(Java) Static member accessed via instance reference with enumerators



I just started learning Java. IntelliJ is giving me a warning “Static member accessed via instance reference” on line 4. Is it bad, should I fix it, somehow, or should I just ignore it?

Here is my code:

public class MainClass {
    public static void main(String[] args) {
        Dog randomDog = new Dog();
        Dog myDog = new Dog(4, "Charlie", new Dog().breed.Labrador);
        System.out.println("Random dog's name is: " + randomDog.name + ", it's age is: " + randomDog.age + " and it's breed is: " + randomDog.breed);
        System.out.println("My dog's name is: " + myDog.name + ", it's age is: " + myDog.age + " and it's breed is: " + myDog.breed);
    }
}

and the Dog class:

public class Dog {
    int age;
    String name;
    enum breed { Poodle, Shepherd, Labrador }
    breed breed;

    Dog(int age, String name, breed breed) {
        this.age = age;
        this.name = name;
        this.breed = breed;
    }
    Dog() {
        this.age = 0;
        this.name = "Rex";
        this.breed = breed.Labrador;
    }
}

Answer

One issue (which causes others) is that you’re hiding the type breed by also having a field of the same name in the same scope.

That’s a very rare problem to have, because the naming conventions of Java usually prevent this kind of clash: Types (classes, interfaces, enums, annotations) are usually written in CamelCase whereas field names start with a lower case letter (fieldName). While this is not technically a “rule” that the compiler enforces, following this makes your code much more readable to others and also avoids the follow-up problem of hiding the type. Also note that constant fields.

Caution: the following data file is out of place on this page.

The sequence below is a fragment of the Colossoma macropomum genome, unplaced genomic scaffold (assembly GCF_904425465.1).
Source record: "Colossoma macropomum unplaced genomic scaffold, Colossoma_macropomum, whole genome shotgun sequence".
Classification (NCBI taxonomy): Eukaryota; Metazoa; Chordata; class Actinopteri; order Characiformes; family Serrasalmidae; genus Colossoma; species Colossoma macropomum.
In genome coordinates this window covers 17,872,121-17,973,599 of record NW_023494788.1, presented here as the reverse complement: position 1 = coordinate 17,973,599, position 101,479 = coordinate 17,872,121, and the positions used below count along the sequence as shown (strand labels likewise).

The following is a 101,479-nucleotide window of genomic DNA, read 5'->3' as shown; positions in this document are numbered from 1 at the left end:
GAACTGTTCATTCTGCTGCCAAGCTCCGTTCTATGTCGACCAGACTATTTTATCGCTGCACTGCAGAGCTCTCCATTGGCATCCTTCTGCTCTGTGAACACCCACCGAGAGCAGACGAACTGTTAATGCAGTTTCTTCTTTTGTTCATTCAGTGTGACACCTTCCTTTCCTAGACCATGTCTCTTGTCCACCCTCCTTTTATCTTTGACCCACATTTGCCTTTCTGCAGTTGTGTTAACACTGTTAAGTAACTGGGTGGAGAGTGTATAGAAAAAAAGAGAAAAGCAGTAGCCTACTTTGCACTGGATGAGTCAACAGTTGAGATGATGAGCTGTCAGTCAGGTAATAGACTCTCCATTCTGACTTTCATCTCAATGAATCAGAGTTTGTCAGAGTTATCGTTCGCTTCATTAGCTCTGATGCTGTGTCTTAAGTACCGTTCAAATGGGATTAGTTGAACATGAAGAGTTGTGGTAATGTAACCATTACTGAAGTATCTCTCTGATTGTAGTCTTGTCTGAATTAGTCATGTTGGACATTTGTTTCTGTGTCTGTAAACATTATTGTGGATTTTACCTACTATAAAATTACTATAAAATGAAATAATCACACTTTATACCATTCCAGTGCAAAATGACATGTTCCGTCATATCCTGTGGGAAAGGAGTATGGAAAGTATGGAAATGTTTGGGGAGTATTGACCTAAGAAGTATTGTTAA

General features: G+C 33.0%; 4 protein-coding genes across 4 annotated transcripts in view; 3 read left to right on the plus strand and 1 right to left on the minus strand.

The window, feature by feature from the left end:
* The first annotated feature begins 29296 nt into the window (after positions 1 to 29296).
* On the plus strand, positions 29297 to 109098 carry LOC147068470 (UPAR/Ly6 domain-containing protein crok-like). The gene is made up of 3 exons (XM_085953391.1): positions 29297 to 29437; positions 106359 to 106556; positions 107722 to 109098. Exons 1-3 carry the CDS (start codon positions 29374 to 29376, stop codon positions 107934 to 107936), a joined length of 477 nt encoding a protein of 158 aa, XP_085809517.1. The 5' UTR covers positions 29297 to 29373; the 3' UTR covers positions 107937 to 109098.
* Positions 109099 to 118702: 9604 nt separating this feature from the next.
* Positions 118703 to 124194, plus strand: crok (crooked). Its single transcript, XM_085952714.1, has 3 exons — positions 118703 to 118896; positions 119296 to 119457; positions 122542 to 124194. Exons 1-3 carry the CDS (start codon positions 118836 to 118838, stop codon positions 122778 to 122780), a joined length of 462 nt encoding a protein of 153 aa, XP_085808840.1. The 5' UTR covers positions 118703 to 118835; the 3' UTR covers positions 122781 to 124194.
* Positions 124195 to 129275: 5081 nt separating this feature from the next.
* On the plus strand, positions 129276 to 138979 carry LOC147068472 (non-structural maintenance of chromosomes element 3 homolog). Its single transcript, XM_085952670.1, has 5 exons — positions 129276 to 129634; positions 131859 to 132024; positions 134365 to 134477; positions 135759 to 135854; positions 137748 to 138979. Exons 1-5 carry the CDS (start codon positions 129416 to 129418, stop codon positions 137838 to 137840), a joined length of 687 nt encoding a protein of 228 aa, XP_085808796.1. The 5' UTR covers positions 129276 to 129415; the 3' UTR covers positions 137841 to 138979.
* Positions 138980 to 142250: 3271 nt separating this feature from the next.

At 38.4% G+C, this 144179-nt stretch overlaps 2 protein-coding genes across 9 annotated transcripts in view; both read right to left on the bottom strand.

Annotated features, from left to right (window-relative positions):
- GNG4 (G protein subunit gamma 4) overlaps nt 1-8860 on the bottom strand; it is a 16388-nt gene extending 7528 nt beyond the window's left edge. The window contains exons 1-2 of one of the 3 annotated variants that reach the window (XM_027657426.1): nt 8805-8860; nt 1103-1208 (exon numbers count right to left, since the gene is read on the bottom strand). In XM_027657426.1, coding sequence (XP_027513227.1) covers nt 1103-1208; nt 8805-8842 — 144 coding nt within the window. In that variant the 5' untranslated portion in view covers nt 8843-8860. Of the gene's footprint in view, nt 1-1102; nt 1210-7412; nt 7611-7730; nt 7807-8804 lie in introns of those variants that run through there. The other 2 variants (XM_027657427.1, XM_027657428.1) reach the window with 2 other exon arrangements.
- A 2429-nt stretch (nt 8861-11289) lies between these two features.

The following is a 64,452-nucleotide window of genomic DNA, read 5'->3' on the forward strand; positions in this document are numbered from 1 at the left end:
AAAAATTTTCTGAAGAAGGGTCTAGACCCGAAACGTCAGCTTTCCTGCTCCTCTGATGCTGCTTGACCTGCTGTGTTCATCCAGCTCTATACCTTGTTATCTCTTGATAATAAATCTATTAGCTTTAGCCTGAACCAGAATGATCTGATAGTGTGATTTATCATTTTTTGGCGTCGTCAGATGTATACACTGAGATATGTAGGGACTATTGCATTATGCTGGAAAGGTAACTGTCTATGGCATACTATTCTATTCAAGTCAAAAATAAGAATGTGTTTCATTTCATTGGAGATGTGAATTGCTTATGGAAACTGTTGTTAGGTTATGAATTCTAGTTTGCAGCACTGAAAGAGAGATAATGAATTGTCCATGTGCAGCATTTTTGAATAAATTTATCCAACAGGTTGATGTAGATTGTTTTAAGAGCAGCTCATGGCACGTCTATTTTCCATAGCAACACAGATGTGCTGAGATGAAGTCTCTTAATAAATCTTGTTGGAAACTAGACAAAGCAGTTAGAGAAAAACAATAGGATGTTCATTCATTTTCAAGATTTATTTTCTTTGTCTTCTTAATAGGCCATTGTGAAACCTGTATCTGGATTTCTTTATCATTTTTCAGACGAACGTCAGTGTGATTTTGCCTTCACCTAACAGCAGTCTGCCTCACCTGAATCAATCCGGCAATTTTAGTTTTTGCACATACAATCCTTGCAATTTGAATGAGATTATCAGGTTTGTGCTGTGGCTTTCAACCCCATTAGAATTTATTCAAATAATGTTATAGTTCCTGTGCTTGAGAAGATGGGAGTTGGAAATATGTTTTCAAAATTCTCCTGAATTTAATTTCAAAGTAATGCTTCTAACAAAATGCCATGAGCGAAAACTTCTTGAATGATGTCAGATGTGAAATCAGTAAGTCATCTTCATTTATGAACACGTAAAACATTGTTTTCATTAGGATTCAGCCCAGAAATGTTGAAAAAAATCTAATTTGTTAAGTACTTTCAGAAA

I also made two changes that are good ideas but not really related to your issue:

  • constant values (i.e. most static final fields an enum constants) use ALL_UPPER casing, so I also changed your Breed values
  • I’ve moved the nested type definition to the top of your Dog class so as not to hide it within all the instance fields. This is just to keep those things that logically belong together close to each other.
public class Dog {
    enum Breed { POODLE, SHEPHERD, LABRADOR }

    int age;
    String name;
    Breed breed;

    Dog(int age, String name, Breed breed) {
        this.age = age;
        this.name = name;
        this.breed = breed;
    }
    Dog() {
        this.age = 0;
        this.name = "Rex";
        this.breed = Breed.LABRADOR;
    }
}

Changing all these names in the main class and replacing the unneded new Dow().breed with just Dog.Breed produces this working code:

public class MainClass {
    public static void main(String[] args) {
        Dog randomDog = new Dog();
        Dog myDog = new Dog(4, "Charlie", Dog.Breed.LABRADOR);
        System.out.println("Random dog's name is: " + randomDog.name + ", it's age is: " + randomDog.age + " and it's breed is: " + randomDog.breed);
        System.out.println("My dog's name is: " + myDog.name + ", it's age is: " + myDog.age + " and it's breed is: " + myDog.breed);
    }
}


Source: stackoverflow